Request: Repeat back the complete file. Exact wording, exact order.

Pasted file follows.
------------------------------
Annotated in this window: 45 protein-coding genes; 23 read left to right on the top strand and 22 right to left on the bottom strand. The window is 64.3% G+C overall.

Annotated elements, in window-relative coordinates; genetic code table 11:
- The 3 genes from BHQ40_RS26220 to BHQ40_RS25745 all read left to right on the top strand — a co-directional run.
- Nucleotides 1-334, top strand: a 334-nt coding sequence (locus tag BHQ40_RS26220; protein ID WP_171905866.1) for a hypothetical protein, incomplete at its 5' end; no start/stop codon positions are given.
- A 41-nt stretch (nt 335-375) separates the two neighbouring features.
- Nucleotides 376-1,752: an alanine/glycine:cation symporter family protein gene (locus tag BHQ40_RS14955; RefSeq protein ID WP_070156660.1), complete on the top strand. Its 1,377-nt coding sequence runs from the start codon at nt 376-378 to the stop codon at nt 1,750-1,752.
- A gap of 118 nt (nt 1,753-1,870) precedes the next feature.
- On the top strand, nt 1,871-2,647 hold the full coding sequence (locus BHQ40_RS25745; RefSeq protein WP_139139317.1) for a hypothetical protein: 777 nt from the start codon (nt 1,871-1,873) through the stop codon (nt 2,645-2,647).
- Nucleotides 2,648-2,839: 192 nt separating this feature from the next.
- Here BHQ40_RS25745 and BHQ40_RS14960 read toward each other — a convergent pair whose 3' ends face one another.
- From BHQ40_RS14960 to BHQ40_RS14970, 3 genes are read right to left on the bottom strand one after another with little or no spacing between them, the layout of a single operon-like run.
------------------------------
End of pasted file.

Annotated in this window: 45 protein-coding genes; 23 read left to right on the top strand and 22 right to left on the bottom strand. The window is 64.3% G+C overall.

Annotated elements, in window-relative coordinates; genetic code table 11:
- The 3 genes from BHQ40_RS26220 to BHQ40_RS25745 all read left to right on the top strand — a co-directional run.
- Nucleotides 1-334, top strand: a 334-nt coding sequence (locus tag BHQ40_RS26220; protein ID WP_171905866.1) for a hypothetical protein, incomplete at its 5' end; no start/stop codon positions are given.
- A 41-nt stretch (nt 335-375) separates the two neighbouring features.
- Nucleotides 376-1,752: an alanine/glycine:cation symporter family protein gene (locus tag BHQ40_RS14955; RefSeq protein ID WP_070156660.1), complete on the top strand. Its 1,377-nt coding sequence runs from the start codon at nt 376-378 to the stop codon at nt 1,750-1,752.
- A gap of 118 nt (nt 1,753-1,870) precedes the next feature.
- On the top strand, nt 1,871-2,647 hold the full coding sequence (locus BHQ40_RS25745; RefSeq protein WP_139139317.1) for a hypothetical protein: 777 nt from the start codon (nt 1,871-1,873) through the stop codon (nt 2,645-2,647).
- Nucleotides 2,648-2,839: 192 nt separating this feature from the next.
- Here BHQ40_RS25745 and BHQ40_RS14960 read toward each other — a convergent pair whose 3' ends face one another.
- From BHQ40_RS14960 to BHQ40_RS14970, 3 genes are read right to left on the bottom strand one after another with little or no spacing between them, the layout of a single operon-like run.